Archive for January, 2005

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Some good quotes in support of narrative in business

Posted by  Shawn Callahan —January 30, 2005
Filed in Business storytelling

If you are building a business case to use narrative techniques in your organisation, here are some great quotes to sprinkle throughout the story you might tell your executive.

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Tool for Thought

Posted by  Shawn Callahan —January 30, 2005
Filed in Communication

Steven Johnson writes an essay in the New York Times pondering the future of writing with the availability of tools like DEVONThink. It helps you locate those ideas you managed to type into your computer and then promptly forgot by feeding the system a sentence of two, such as a paragraph from the new book you are writing. Steven tells us about the interesting […]

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The act of setting boundaries

Posted by  Shawn Callahan —January 30, 2005
Filed in Communication

Complex systems lack explicit boundaries. Any boundaries which exist are imposed by people who are attempting to constrain and simplify the system for a particular purpose and therefore these boundaries are artefacts affected by the designer’s biases, interests and vision. This is not bad situation, we just need to remain aware of how boundaries were […]

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A community of practice coordinator talks about cultivating her practice

Posted by  Shawn Callahan —January 25, 2005
Filed in Collaboration

Farida Hasanali works at APQC and coordinates their communities of practice. She has written a series of interesting posts from a practitioner’s perspective. Farida covers ROI, IT support, roles, activities and all from a personal perspective. 

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Similarity between characteristics of a complex adaptive system and a wicked problem

Posted by  Shawn Callahan —January 25, 2005
Filed in Collaboration

I’ve just been reading about wicked problems and I’m struck by the similarities between the characteristics of a complex system and how Rittel and Webber defined a wicked problem back in 1973. Jeff Conklin nicely summarises wicked problems as follows:   You don’t understand the problem until you have developed a solution   . Indeed, […]

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I remember using a contraption just like this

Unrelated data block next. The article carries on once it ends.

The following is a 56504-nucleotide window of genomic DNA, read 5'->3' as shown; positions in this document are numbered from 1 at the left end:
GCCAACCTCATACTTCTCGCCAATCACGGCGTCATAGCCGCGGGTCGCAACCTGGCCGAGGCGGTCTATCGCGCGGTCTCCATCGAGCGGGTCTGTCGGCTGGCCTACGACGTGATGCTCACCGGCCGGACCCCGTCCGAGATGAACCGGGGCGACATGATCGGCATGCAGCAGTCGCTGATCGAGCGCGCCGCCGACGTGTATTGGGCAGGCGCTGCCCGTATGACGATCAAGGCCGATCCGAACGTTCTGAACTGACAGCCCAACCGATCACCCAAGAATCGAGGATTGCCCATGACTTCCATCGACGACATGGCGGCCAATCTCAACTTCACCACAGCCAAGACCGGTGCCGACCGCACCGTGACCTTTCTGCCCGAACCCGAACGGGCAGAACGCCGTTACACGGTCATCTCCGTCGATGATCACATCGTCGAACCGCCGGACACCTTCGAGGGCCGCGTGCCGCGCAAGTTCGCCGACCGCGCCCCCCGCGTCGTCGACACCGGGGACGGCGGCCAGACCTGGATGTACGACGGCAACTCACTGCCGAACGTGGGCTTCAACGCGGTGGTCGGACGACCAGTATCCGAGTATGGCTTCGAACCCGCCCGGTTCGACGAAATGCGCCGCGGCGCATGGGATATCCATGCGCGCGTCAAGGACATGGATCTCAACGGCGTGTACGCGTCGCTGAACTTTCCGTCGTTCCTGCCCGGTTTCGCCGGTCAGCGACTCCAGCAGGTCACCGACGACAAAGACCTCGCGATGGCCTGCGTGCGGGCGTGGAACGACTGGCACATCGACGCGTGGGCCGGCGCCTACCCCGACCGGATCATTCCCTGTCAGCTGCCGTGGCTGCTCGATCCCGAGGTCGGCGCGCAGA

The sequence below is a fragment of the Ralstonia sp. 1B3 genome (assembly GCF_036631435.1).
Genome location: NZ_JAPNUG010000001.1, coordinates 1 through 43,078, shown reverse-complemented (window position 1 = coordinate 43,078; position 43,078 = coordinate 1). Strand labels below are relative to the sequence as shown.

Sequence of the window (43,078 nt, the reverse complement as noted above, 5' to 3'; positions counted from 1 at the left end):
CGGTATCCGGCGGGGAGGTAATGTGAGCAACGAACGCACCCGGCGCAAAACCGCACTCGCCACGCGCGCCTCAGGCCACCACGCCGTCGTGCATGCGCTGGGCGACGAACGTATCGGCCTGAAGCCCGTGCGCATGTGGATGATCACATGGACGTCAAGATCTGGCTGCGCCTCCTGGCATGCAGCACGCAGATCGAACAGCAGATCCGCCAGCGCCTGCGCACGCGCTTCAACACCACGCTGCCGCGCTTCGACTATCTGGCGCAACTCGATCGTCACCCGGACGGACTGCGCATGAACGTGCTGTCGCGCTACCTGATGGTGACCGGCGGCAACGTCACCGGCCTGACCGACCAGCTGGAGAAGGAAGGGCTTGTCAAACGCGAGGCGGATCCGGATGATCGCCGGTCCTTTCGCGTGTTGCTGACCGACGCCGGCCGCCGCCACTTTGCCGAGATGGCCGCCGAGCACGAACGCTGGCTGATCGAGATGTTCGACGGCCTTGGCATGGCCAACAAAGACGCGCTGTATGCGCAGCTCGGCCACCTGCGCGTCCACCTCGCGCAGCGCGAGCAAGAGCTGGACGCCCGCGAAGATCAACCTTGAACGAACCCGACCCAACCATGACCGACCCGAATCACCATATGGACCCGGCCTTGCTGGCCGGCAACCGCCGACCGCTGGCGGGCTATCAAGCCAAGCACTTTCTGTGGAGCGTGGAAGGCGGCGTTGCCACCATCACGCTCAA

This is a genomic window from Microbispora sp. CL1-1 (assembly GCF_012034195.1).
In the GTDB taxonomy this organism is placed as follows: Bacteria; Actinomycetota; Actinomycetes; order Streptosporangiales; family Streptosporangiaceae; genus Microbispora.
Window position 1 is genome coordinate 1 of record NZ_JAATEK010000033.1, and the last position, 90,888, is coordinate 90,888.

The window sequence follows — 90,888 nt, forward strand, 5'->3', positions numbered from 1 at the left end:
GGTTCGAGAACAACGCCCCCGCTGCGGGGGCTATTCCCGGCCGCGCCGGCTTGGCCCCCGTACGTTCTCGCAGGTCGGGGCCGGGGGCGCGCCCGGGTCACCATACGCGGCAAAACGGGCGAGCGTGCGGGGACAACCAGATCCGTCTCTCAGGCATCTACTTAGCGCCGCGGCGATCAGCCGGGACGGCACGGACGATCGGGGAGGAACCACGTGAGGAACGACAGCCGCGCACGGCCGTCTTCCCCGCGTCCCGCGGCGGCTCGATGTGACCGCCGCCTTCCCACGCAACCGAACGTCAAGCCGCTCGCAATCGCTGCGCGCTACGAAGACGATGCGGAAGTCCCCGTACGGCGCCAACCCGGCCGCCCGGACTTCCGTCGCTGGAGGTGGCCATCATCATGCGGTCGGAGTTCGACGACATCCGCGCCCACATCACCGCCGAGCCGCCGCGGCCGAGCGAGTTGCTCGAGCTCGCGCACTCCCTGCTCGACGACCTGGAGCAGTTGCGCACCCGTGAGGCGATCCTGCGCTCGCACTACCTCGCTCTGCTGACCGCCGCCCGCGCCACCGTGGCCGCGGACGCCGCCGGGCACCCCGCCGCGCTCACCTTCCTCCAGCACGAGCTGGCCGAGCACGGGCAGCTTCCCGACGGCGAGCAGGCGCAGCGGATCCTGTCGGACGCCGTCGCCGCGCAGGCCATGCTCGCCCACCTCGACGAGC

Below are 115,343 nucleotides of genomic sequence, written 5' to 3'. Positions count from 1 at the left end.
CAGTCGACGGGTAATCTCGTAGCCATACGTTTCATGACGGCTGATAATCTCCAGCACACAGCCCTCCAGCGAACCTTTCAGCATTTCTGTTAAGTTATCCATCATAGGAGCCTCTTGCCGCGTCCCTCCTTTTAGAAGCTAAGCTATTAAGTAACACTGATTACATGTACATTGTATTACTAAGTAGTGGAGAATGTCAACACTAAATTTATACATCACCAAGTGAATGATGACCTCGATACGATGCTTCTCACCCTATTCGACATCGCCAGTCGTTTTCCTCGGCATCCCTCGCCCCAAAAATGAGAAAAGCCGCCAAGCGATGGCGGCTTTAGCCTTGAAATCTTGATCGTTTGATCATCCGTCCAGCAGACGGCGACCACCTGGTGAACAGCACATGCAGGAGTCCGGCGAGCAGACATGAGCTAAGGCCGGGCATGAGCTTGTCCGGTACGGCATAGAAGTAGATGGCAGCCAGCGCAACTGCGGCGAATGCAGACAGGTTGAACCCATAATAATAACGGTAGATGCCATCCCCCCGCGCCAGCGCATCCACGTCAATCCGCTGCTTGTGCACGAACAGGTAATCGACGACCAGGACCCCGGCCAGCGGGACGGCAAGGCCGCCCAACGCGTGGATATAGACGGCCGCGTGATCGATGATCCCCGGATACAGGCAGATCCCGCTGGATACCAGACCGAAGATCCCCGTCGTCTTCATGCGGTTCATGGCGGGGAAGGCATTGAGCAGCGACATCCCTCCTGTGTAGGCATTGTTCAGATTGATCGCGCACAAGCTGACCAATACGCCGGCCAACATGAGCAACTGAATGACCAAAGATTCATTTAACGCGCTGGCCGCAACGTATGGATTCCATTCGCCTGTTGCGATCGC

Posted by  Shawn Callahan —January 24, 2005
Filed in Fun

My first ‘real’ job was working as a research assistance at the Centre for Resource and Environmental Studies. We had a similar setup for our Tektronix terminals taking snaps of primitive geographic information systems. [Thanks Seth]

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Gareth Morgan’s 15% concept

Posted by  Shawn Callahan —January 20, 2005
Filed in Collaboration

In our work to design complexity-based interventions our aim has been to create small initiatives, which in themselves are designed to address specific issues, that when taken together over time have a widespread effect on the broader system (organisation, division, team). Today I discovered Gareth Morgan’s description of essentially the same approach which he calls […]

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A metaphor for attractors and strange attractors

Posted by  Shawn Callahan —January 19, 2005
Filed in Communication

The concepts of an attractor and strange attractor from complexity science can be difficult ideas to grasp, but I came across this metaphor by Bill McKelvey which you might find useful. “As a metaphor, think of a point attractor as a rabbit on an elastic tether—the rabbit moves in all directions but as it tires […]

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Edward Tufte New Chapter from Beautiful Evidence

Posted by  Shawn Callahan —January 19, 2005
Filed in News

For one month Edward Tufte is making available a chapter from his upcoming book, Beautiful Evidence. Tufte wrote 3 of my favourite books which I love because of their simple beauty and their insightful portrayal of how to best convey information with graphics:  Envisioning Information , The Visual Display of Quantitative Information , Visual Explanations. [thanks […]

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Complexity, Stories, and Knowing

Posted by  Shawn Callahan —January 18, 2005
Filed in Business storytelling

Ken Baskin presented this paper at the 2004 International Workshop on Complexity and Philosophy. I haven’t had a chance to read the paper yet but the topic seems interesting. Thanks to Fabio Boschetti at CSIRO for alerting me to this one.

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